Success in search doesn't happen by accident. While a lot has changed in SEO over the years, there may be more opportunities now than ever before. In this video, I'll share my four pillars to building a successful SEO strategy.
📺 Get more SEO Tips to Maximize Your Sites Exposure: https://www.youtube.com/playlist?list...
🎬 Search Intent and the SERPs: How to Leverage the Search Results to Create a Better Strategy: https://www.youtube.com/watch?v=wOarR...
🎬 What is Semantic SEO: How search has changed and what you can do about it: https://www.youtube.com/watch?v=VQHkI...
As search continues to evolve, we need to as well. We can't do the same things over and over again and expecting them to work even when the search engines are three, four, five steps ahead of us. Today we're going to be talking about four pillars that are essential when you're building your search strategy. Instead of going right into our tools, we need to take a step back and really understand what we're trying to do as a whole and how this is going to benefit our business in the long run. Let's take a look at the whiteboard today and go a little bit deeper into these four pillars.
I want to take a moment upfront and just to let you know, if you can't see the whiteboard well, don't worry about it. We've got a link to our blog below where we have a full image of the whiteboard so you can see it and we're also going to be adding some content in the lower third just to make it more digestible for you. I wanted to do this from the whiteboard because this is more of a teaching video and really looking at how do we build strategy as a whole and I want to be standing up in front of here so you could see how I really processed through this and maybe give you a little insight into why we do what we do at our agency.
The first thing we need to look at when we're building an SEO strategy is our users. Who are we targeting? This is extremely important. This goes a lot deeper than just building a persona and saying, "Oh, we're targeting X group of people." We can't make these broad statements without understanding the group as a whole. The one thing about humans is we are still an animal so we behave like that. We are social creatures. We like to behave similar to the people that we're around within our groups so that we fit in. We can learn a lot by studying our user groups and understanding who they are, what's their typical demographics make up.
You can't just stick with demographics, but it's important to understand those and then start to look at the behavior and the behavior within the groups themselves. Like I said, different groups act in different ways. If you're targeting a group of doctors, they have a specific way of acting, they have a specific way of talking and speaking about who they are and their profession. These are really going to help us understand the nuances of the people that we are trying to build a relationship with via the search engines.
We have to take time to look at this and go deeper into how they talk online, what sort of media or types of content do they digest and get their information from and begin to build a roadmap based on this understanding. This is going to be filled with different terms and terminology and lexicons that we can use and apply back into our strategy later. We don't just want to create broad content, we want to create content throughout the entire funnel. People make multiple searches when they're buying something or looking to purchase a service. You don't only want to get them at the top and then hope that you convert them and you can nurture them through email because it's very likely that they will spend a lot more time on search looking for more specific questions that relate exactly to them.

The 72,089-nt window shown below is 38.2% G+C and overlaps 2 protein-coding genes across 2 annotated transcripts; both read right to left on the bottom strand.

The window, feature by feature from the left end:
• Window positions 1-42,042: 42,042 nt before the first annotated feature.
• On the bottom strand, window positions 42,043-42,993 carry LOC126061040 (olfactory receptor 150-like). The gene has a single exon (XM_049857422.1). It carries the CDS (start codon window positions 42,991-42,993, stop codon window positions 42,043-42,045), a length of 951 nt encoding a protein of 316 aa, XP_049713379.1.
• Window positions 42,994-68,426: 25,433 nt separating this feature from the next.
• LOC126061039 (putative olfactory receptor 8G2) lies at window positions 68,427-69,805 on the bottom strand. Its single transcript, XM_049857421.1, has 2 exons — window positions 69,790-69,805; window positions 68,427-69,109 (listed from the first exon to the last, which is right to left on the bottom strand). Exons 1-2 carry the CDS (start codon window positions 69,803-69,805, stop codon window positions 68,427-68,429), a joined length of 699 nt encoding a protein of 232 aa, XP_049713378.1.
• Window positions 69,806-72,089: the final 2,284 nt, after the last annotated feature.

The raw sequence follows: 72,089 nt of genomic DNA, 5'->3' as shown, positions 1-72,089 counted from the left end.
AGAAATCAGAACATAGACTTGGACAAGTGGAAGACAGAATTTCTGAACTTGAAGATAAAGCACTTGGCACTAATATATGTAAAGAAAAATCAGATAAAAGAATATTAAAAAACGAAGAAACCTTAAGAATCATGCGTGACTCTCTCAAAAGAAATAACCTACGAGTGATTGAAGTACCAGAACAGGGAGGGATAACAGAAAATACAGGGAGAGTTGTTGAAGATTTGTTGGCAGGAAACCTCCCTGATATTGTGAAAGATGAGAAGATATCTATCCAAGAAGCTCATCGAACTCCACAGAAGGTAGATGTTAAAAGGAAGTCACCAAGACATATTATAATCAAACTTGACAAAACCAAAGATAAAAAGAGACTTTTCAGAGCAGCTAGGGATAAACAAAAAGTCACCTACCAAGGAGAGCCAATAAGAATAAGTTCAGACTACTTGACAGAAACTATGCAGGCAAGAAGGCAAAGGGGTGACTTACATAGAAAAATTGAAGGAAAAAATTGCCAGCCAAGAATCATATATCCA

Taking the time to really understand who it is you're targeting, how they behave within their groups, and the types of words that they use to describe themselves and what they're looking for is extremely important. Now, once we've done that, we need to do our research on the machine itself and really understand the search results, understand how Google is interpreting this user group or Bing or whatever search you use but we'll use Google because it's the big one, right? We want to look at how Google is interpreting query intent.
We might see a different query and assume that it would be one type of content but Google may be interpreting it in a totally different way. This is why we actually have to study the search results themselves and not just rely on our tools. There's a number of great tools out there that will give us great information but we actually need to go to the search results, type in the query and look at what search features are available. What type of content is being featured and really favored within these specific queries and what type of entities is Google linking to these. What type of concepts that they're linking to, to better understand what the user's asking and to go deeper into really delivering the results that are most specific to the user's intent.